CJ refuses Senate’s request to withdraw fiat in The Nation’s suit
Chief Judge (CJ) of the Federal High Court, Justice Ibrahim Auta, has refused to withdraw the fiat directing Justice Mohammed Yunusa to deliver judgment in The Nation’s suit against the lawmakers.
The Senate had urged the CJ to withdraw the fiat so that the case could begin afresh before a new judge, Justice Jude Dagat.
Justice Yunusa had adjourned for judgment before he was transferred to Enugu Division.
Rather than withdraw the fiat, Justice Auta asked the Senate to raise any objections it may have before Justice Yunusa.
Justice Dagat has, therefore, directed that the file be returned to Justice Yunusa.
Yesterday, counsel for Vintage Press Limited (publisher of The Nation), Mr. Wahab Shittu, told Justice Dagat about the fiat.
He sought an adjournment to a convenient date for Justice Yunusa to deliver the judgment.
Counsel to the Senate, Dr. George Ogunyomi, said the CJ responded to their letter in which they asked him to withdraw the fiat.
“The CJ replied and noted our complaint. He said we are free to raise the issues before Justice Yunusa,” he said.
Justice Dagat said he could not adjourn to any particular date since he does not know when Justice Yunusa would return to Lagos.
“Since there is a fiat, the file is hereby remitted to Justice Yunusa for further action,” he ruled.
After Justice Dagat took over the case, the plaintiffs applied to the CJ for a fiat to enable Justice Yunusa return to Lagos to deliver the judgment rather than the case starting de novo (afresh). The fiat was issued.
The applicants (Vintage Press, The Nation Editor, Gbenga Omotoso and a correspondent, Imam Bello) are praying for an order of perpetual injunction restraining the Senate from summoning them or compelling their appearance over a story.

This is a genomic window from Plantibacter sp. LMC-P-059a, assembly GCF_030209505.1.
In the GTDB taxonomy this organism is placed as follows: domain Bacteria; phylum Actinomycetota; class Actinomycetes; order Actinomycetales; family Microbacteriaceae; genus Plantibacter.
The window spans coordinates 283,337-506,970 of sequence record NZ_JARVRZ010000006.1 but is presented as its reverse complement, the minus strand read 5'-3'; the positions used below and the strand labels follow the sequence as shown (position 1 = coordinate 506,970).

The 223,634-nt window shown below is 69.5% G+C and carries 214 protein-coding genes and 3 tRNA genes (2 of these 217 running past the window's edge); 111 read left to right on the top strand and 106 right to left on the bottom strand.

The Senate, last August 4, invited Omotoso and Bello over the story: Motion: 22 APC northern senators ‘working against Buhari’, which was published last July 30. It wrote again last August 11 threatening to invoke Section 89 (1) (D) of the 1999 Constitution (as amended) to compel the applicants to appear.
Justice Yunusa made an interim order of injunction restraining the respondents from issuing a warrant to compel the applicants’ attendance before a Senate committee set up to investigate the publication.
The Senate, in an April 7 letter to the CJ through its counsel, Offiong Effiong Offiong (SAN), asked Justice Auta to withdraw the fiat on the basis that the plaintiffs “failed to duly effect service of the originating processes” on it.
According to Offiong, his client’s rights to justice would be “seriously compromised” if Justice Yunusa went ahead to deliver the judgment, adding that it must have “escaped Your lordship’s attention to ask for comments from the other parties” before the fiat was issued.
But, Shittu urged Justice Auta not to withdraw the fiat, adding that Justice Yunusa was entitled to examine the Senate’s pending applications and proceed in whatever manner he deemed fit without the case starting afresh.
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